The interrogation took place in a darkened room, a single lamp illuminating the subject in the shaky internet video.

Two faceless men can be heard discussing the process of breaking down their subject. Off camera, one narrates the plan to crack the subject's defenses. A good deal of money is on the line as the man in the video, after 15 minutes, displays the subject again, apparently broken, beaten.

The subject in the video last week was no kidnapping victim or enemy combatant. It was a Minnesota-made pacemaker.

The pacemaker's manufacturer, St. Jude Medical in Little Canada, said the hackers did not break their device as claimed. But that was after the short-seller Muddy Waters Securities publicized the supposed vulnerabilities Aug. 25 and disclosed it had made investments allowing it to profit if St. Jude's stock price tanks. The alleged wireless security vulnerability, if proved, could apply to many thousands of implanted devices.

On Thursday, private cybersecurity firm Virta Labs in Michigan published a report that analyzed Muddy Waters' claims and found them unsupported. Investors appear to be sticking with the stock for now, and doctors said they aren't making changes without more definitive evidence.

If the gambit nets a profit for Muddy Waters, med-tech security experts said more videos and reports are likely to surface, prompting questions about the legality and ethics of publishing security flaws in lifesaving devices — especially without first informing the manufacturer, which Muddy Waters did not do.

"Will it happen again? Sure," said Brian Isle, a medical device cybersecurity consultant and University of Minnesota senior fellow. If short-sellers with allegations about vulnerable medical devices "can make money off of it, they'll do it again."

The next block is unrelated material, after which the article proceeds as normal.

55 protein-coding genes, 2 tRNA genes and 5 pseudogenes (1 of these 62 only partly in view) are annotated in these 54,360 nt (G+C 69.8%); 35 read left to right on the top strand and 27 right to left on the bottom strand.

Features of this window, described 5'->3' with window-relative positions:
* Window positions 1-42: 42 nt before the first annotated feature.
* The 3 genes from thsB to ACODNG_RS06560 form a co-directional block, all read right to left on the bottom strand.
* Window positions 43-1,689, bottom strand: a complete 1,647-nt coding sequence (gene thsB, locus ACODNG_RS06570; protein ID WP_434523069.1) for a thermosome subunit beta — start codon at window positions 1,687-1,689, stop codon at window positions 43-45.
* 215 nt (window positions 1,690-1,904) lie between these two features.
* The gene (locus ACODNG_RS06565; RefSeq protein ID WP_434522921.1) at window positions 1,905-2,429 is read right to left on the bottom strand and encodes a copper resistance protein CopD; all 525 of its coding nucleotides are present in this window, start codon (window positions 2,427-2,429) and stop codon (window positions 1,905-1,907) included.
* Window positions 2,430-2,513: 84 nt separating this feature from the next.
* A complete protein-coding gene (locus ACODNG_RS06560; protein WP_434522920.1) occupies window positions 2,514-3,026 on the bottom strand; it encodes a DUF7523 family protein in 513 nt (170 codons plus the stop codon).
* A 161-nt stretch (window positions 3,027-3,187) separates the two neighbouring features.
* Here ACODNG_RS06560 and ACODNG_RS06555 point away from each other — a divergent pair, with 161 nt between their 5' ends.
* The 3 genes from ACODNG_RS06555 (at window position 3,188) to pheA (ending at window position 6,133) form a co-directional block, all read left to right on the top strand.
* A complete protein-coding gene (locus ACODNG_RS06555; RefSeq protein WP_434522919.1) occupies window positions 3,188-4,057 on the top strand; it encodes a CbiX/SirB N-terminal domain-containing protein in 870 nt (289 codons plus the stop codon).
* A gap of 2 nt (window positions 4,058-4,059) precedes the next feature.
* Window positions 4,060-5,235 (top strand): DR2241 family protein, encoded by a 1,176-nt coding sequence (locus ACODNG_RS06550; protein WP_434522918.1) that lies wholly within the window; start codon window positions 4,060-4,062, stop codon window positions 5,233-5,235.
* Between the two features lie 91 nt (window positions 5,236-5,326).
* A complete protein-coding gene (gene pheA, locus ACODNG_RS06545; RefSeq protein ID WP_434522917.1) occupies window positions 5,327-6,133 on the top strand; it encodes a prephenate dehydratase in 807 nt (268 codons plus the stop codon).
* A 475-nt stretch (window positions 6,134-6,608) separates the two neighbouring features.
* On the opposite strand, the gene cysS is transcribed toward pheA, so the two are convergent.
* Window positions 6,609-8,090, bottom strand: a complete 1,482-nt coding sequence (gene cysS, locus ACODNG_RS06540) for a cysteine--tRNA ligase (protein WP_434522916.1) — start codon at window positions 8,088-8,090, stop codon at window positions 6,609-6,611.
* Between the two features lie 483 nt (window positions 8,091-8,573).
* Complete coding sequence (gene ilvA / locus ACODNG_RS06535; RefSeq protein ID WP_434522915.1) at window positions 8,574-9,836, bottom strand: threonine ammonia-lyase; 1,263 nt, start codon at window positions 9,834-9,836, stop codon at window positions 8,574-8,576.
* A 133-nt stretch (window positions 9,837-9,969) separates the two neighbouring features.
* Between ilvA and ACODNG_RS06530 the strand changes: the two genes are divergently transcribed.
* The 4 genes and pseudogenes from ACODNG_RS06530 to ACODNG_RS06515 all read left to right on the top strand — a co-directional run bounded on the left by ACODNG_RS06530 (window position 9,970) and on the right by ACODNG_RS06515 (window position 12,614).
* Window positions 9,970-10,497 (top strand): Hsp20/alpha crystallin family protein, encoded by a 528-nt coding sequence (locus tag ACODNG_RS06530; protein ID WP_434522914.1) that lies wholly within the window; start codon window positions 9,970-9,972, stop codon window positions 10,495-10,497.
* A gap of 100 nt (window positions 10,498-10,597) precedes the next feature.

David Hall, a former prosecutor whose private legal practice in Philadelphia includes cybersecurity issues, said Muddy Waters' attempt to profit by publicizing alleged security flaws appears legal — assuming the information was obtained legally and is accurate. "You could analogize it to Consumer Reports," he said.

St. Jude executives have said Muddy Waters' claims appear to be false.

"Interrogation" is the med-tech industry's term for wirelessly communicating with an implanted medical device. Usually done to read patient data and make sure a device is functioning, last week internet viewers saw a hacker interrogating a St. Jude Medical pacemaker to demonstrate a vulnerability purportedly created by gaps in its wireless security.

St. Jude officials said their product actually performed well under pressure.

Rather than crashing, the video appears to show the device going into the intended "safe mode" that was designed to ensure a device continues to work if attacked, St. Jude's Chief Technology Officer Phil Ebeling said in a statement. Independent experts and the Department of Homeland Security are working separately to evaluate the alleged problems.

Medical devices have long been said to harbor security gaps that could allow a malicious hacker to disable or disrupt the lifesaving machines.

Researchers demonstrated vulnerabilities in pacemaker security in an industry publication as early as 2008. That was one year after then-Vice President Dick Cheney received a defibrillator with its wireless communications features turned off because of security concerns.

Cybersecurity researchers have reported concerns about many medical devices to the government since then, culminating in last year's warning from the Food and Drug Administration that hospitals stop using Hospira's Symbiq drug-infusion pump because of security vulnerabilities.